The Census Bureau said that retail sales rose 0.4 percent in January, extending the 1.0 percent gain seen in December. It was the fifth consecutive monthly increase in retail spending, illustrating once again that Americans have been willing to open their pocketbooks after being more cautious with their purchases at this time last year. Indeed, over the past 12 months, retail sales have jumped 5.6 percent, a healthy rebound from a year-over-year pace of just 2.2 percent in August. Motor vehicles and parts sales have been a relative bright spot of late, but the January data were held back somewhat by a 1.4 percent decline in auto sales. To be fair, this drop was likely a response to a larger-than-normal jump in December in motor vehicle purchases, up 3.2 percent. Excluding automobiles, retail sales rose 0.8 percent in January, with year-over-year growth of 5.3 percent. Read More
The Census Bureau said that retail sales accelerated in December, finishing 2016 on a strong note. Spending at retailers grew 0.6 percent in December, increasing for the fourth straight month. In the fourth quarter alone, retail sales rose 1.5 percent, illustrating once again that Americans continued to increase their spending at year’s end after being rather cautious in their purchases earlier in the year. Over the past 12 months, retail sales have risen 4.1 percent. That represents a healthy rebound from the 1.7 percent pace observed in March. With that said, healthy sales gains at motor vehicle and parts dealers (up 2.4 percent) helped to boost the December headline number. Excluding automobiles, retail spending increased by a more modest 0.2 percent, with year-over-year growth of 3.4 percent. Read More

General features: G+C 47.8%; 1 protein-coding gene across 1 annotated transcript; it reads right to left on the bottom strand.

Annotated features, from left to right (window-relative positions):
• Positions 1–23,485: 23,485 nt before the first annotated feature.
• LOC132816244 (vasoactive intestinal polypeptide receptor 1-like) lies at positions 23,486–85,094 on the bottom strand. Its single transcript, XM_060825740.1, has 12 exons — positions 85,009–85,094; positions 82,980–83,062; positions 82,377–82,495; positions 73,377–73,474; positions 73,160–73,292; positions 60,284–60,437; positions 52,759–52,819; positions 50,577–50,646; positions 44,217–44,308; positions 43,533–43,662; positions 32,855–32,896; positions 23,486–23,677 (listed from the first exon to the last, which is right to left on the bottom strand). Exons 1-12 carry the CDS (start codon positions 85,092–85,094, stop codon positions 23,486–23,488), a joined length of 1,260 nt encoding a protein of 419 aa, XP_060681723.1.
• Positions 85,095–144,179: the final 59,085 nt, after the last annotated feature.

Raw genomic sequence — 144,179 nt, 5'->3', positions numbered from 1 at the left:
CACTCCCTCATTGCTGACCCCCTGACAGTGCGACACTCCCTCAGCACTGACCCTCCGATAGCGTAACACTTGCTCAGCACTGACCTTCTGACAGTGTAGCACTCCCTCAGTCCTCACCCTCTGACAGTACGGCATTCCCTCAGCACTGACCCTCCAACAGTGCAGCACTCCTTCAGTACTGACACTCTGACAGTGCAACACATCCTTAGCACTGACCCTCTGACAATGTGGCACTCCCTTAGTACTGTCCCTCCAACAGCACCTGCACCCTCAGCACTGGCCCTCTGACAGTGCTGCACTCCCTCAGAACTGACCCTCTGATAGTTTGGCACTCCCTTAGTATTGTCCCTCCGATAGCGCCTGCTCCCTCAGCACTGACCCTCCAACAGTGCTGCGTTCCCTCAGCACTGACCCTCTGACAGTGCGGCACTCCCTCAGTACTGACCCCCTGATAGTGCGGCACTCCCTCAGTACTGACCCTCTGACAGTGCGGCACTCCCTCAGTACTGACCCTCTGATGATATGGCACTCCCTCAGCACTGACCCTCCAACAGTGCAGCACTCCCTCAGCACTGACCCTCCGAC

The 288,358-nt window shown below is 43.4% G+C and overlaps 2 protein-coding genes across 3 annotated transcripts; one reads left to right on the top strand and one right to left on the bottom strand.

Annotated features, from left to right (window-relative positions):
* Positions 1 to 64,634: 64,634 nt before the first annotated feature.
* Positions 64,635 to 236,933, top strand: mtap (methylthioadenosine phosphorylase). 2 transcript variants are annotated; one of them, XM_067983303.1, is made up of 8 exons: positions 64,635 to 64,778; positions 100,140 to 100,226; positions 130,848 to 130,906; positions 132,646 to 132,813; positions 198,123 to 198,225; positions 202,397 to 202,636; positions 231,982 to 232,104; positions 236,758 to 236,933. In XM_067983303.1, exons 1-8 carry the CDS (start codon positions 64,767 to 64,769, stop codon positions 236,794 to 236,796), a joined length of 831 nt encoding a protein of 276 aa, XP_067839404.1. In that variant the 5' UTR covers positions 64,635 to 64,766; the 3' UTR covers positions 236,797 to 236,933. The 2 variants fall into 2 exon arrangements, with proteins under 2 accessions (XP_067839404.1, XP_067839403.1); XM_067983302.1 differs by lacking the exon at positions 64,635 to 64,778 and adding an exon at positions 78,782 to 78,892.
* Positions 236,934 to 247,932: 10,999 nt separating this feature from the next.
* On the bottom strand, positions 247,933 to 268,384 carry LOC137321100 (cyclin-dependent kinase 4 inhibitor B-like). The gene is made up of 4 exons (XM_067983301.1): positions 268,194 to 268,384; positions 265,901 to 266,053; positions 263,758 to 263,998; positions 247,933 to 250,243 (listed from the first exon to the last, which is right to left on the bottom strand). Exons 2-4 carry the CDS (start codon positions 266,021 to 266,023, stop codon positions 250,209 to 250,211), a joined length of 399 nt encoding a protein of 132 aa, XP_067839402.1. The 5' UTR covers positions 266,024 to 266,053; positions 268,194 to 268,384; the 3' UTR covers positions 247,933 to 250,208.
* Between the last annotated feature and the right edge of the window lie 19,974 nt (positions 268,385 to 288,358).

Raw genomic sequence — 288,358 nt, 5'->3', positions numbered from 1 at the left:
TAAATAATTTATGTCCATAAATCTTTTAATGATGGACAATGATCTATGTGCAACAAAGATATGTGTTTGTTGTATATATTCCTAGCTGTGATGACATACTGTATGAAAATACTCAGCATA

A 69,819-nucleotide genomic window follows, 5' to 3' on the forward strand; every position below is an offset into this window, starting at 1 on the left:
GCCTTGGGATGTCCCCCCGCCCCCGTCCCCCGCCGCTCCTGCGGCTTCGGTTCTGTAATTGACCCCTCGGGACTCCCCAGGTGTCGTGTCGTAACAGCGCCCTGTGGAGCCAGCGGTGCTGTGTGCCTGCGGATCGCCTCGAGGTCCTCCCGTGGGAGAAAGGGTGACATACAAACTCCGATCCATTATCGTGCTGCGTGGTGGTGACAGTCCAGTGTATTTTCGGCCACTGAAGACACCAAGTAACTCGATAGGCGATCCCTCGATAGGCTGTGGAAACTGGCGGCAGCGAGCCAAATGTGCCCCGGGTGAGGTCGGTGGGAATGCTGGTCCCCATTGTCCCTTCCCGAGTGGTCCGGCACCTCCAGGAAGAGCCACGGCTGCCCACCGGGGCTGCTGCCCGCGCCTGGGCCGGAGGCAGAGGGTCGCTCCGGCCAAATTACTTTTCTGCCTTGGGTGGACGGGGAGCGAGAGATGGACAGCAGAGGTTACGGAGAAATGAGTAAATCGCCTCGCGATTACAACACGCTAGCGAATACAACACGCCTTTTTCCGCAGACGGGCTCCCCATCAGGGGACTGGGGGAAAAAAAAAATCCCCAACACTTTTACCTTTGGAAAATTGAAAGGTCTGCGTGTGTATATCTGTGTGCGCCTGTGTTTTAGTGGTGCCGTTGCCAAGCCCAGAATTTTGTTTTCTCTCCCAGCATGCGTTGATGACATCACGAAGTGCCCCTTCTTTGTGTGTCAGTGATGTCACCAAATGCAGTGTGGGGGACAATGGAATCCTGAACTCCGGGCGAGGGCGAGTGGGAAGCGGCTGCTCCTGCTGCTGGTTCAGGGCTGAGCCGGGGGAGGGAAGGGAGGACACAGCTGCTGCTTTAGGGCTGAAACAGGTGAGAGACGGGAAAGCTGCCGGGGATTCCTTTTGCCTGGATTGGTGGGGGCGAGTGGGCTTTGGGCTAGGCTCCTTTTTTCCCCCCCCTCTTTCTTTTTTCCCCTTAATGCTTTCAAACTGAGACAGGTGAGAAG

The Census Bureau reported that retail sales pulled back in November from the strong gain in October. Americans increased their retail spending by 0.1 percent in November, off from the consensus estimate of 0.3 percent and down from the 0.6 percent gain in October. This was softer than desired, largely due to weakness in the motor vehicle and parts segment, which declined 0.5 percent for the month. Excluding automobiles, retail sales increased 0.2 percent. Even with a less-than-stellar figure in this latest release, Americans have continued to increase their spending relative to the more cautious approach to purchases earlier in the year. Over the past 12 months, retail sales have risen 3.8 percent. That represents a healthy rebound from the 1.7 percent pace in March. Still, it was down from 4.2 percent in October, which had been the fastest year-over-year rate in nearly two years. Read More
The Census Bureau said that retail sales rose strongly, up 0.8 percent in October and extending the 1.0 percent gain seen in September. This suggests that Americans have opened their pocketbooks in a big way in the autumn months, and it serves as a stark contract to the more-cautious approach to purchases seen earlier in the year. More importantly, the accelerated pace of spending is good news for retailers – and by extension, manufacturers – headed into the all-important holiday season. The year-over-year data help to put an explanation point on this. Retail spending has risen 4.2 percent over the past 12 months, a healthy rebound from the 1.7 percent pace observed in March. It was also the fastest year-over-year rate of growth since November 2014, or nearly two years. Read More
The Census Bureau said that retail sales rebounded in September, up 0.6 percent, after declining by 0.2 percent in August. This suggests that the public has begun opening their pocketbook after pulling back somewhat in the prior two months. In addition, Americans seem to be less cautious in their purchases than they were earlier in the year. Retail spending has risen 2.7 percent over the past 12 months, a nice improvement from the 1.7 percent pace observed in March. This data includes gasoline station sales, which have fallen 3.4 percent since September 2015. Excluding gasoline, retail sales were up 3.2 percent year-over-year. Read More